The three stages of doggy-stile (as opposed to doggy-style) negotiation:

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NOTE: No stiles were harmed in this process.

A bit of not very tricky navigation got us to an interesting memorial:

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We’d just missed Martin here, he’d been up Cadair Bronwen that very same day. Motorcycle trail-bikes were chugging around, the memorial was located on a very pleasant green lane.

Another lunch ensued, we couldn’t risk malnutrition, that would never do. Basking in the sunshine it was tempting to just sit and chill. Lucky had other ideas, we moved on.

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Cadair Bronwen (I think): Lucky with some bloke in a hat

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Late afternoon view from Cadair Berwyn

It was on Cadair Berwyn that we came across one man and his dog. They were sat, facing west, waiting for sunrise. I imagine he was going to face the other way at the appropriate time.

Onwards and downwards.

A very attractive ridge walk presented itself – it would take us gently and prettily down to that night’s intended pitch by Llyn Lluncaws. It looked lovely, Lucky thought so too.

Not so Dare-Devil Dawn. She spotted a rather more direct route…one that involved rather a lot of damned-near vertical steepness. I felt secure in the knowledge that I’d packed a spare pair of undies,

My descent was by derriere – the skidmarks on (the outside of) my shorts bore testament to that. There was no way I could get down otherwise. Mike’s shorts suffered similarly – although not quite as badly as mine. Dawn and Lucky, on the other hand, skipped down. Hrmph.

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Llyn Lluncaws

A nice flat-ish, midge infested spot was located and our overnight camp established. This time we had lots of vegetation, lots of warmth and stillness – and a large body of completely still water. The midges must have thought all their birthdays and Christmases had all come at once when we arrived. Their dinner had arrived – but they hadn’t reckoned with Dawn’s midge counter-measures. Once again we avoided the worst of the biting blighters thanks to the citronella smoke of the smelly, smoky, burny sticks. A restful night followed. Apart from someone who snored. Loudly.

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To Llanarmon Dyffryn Ceiriog…and a bit further

Next morning dawned a bit mistily but that soon cleared and a cloudless sky promised another hot day.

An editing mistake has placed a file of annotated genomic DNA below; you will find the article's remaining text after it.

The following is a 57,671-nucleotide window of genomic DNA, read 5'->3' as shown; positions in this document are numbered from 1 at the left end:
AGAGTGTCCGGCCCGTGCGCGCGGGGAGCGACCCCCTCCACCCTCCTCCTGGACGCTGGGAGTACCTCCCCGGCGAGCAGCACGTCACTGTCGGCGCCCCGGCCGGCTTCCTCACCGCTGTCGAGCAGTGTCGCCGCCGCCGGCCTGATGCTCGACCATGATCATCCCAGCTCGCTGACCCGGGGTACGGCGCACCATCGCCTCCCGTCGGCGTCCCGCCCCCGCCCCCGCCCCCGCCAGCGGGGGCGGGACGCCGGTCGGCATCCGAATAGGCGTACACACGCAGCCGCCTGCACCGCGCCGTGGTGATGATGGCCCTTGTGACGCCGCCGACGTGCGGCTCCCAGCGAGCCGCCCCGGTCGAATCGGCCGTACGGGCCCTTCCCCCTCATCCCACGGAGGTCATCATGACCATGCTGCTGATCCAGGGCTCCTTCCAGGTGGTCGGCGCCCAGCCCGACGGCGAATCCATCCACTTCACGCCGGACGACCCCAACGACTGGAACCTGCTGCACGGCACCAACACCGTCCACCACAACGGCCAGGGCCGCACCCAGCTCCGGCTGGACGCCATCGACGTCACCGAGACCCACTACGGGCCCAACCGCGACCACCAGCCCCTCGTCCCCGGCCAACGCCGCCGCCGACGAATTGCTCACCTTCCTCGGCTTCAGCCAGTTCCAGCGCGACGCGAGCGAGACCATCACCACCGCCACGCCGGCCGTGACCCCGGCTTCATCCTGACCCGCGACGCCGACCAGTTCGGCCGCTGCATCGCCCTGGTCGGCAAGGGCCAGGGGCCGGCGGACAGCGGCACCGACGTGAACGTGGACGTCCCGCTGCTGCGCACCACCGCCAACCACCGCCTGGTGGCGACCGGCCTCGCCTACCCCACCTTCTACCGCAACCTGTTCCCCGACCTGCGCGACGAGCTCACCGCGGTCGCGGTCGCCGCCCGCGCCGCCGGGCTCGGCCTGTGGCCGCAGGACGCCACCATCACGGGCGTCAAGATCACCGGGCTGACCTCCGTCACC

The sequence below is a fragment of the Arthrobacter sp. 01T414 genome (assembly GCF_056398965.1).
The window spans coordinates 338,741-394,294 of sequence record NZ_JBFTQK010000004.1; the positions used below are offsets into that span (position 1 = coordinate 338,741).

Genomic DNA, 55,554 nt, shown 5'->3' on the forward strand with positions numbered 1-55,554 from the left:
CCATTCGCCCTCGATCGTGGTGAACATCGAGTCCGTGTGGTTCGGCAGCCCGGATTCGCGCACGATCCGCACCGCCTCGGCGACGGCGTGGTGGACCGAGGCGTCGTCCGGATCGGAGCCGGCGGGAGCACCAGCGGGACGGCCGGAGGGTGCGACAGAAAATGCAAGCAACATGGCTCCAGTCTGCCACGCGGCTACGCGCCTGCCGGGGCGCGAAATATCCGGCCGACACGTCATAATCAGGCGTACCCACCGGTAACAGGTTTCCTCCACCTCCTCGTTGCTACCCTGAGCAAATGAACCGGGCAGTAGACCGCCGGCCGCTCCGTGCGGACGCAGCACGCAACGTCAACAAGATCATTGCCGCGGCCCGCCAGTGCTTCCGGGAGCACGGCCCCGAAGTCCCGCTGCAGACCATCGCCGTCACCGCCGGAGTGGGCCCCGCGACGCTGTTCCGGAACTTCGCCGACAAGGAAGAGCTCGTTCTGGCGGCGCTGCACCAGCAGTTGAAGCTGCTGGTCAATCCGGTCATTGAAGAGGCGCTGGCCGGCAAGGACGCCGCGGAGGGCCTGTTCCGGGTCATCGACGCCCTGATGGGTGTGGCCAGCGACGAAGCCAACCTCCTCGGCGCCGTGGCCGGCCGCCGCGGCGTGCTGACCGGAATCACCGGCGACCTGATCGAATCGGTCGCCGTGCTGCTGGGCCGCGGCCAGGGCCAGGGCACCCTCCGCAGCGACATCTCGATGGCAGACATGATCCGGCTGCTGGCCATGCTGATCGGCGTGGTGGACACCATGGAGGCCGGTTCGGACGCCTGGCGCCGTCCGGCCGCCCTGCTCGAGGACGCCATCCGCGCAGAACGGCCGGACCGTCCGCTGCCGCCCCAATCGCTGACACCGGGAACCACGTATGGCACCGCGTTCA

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We trotted off upwards – only because there was no downwards alternative. Up on the tops, we had some dramatic views:

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Looking south-ish, down the Afon Iwrch valley

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A brief trespass was called for in order to avoid a few miles of not particularly interesting ground. We thought we’d get away with it but as we crested a small hill we spotted a couple fencing contractors doing what fencing contractors apparently do: drinking tea.

The put us right – although their view was that there was no way we could get to Vivod Mountain that day. Well, they were right – but we could have done if we’d wanted. Honest. Anyroadup, we were ‘given permission’ to cross the farmland by the fencing contractors – and that was good enough for us, so we left them to their tea drinking fencing. and wandered off in a sort of determined way.

Our determination paid off – before too long we found a pub. Two pubs actually, but The Hand was the one we settled on, and what a fine choice it was. The process of rehydration began in earnest. All was well until Mike realised he’d lost a walking pole. A short retrace of steps failed to locate the errant stick, it could have been anywhere. Oh well.

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We wandered off, keeping an eye open for suitable camping spots. Eventually we found one – a patch of thistly, scrubby land with a trickle of water nearby. There was plenty of cover, a casual passer-by wouldn’t spot us.

Mike and Dawn were in quite low profile, small footprint tents. My Luxe HexPeak V4 is a much taller affair and has quite a large footprint, secreting it presented a bit more of a problem – even so, we weren’t spotted. Thinking about it, I’m not sure if anyone walked by anyway.

I didn’t photograph our pitch so I’ve had to nick this one from Mike’s blog:

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To Llangollen

A short and easy day.

We woke to a warm morning, it was humid – the sort of humidity that might suggest the coming of stormy weather. We packed and set off, Llangollen bound, as the humidity abated.

The moorland colours were really quite lovely:

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Our route took us past our first night’s pitch from where we retraced our steps back to Llangollen. Apart from the Pie Shop bit, we didn’t re-visit that. Instead we headed for Llangollen Railway Station where we watched steam locos, ate sausage, egg & chips and drank loads of tea.

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A lovely few days away – my grateful thanks to Dawn, Lucky and Lucky’s dad for inviting me along.

Where we went(ish):

Route

According to Lucky’s dad we covered around 30 miles – in a most relaxing and agreeable manner.

More incriminating photographs are here.

You can find out what really happened by looking here and here.

I’m going to go back to the Berwyns, you should too. It’s a brilliant area.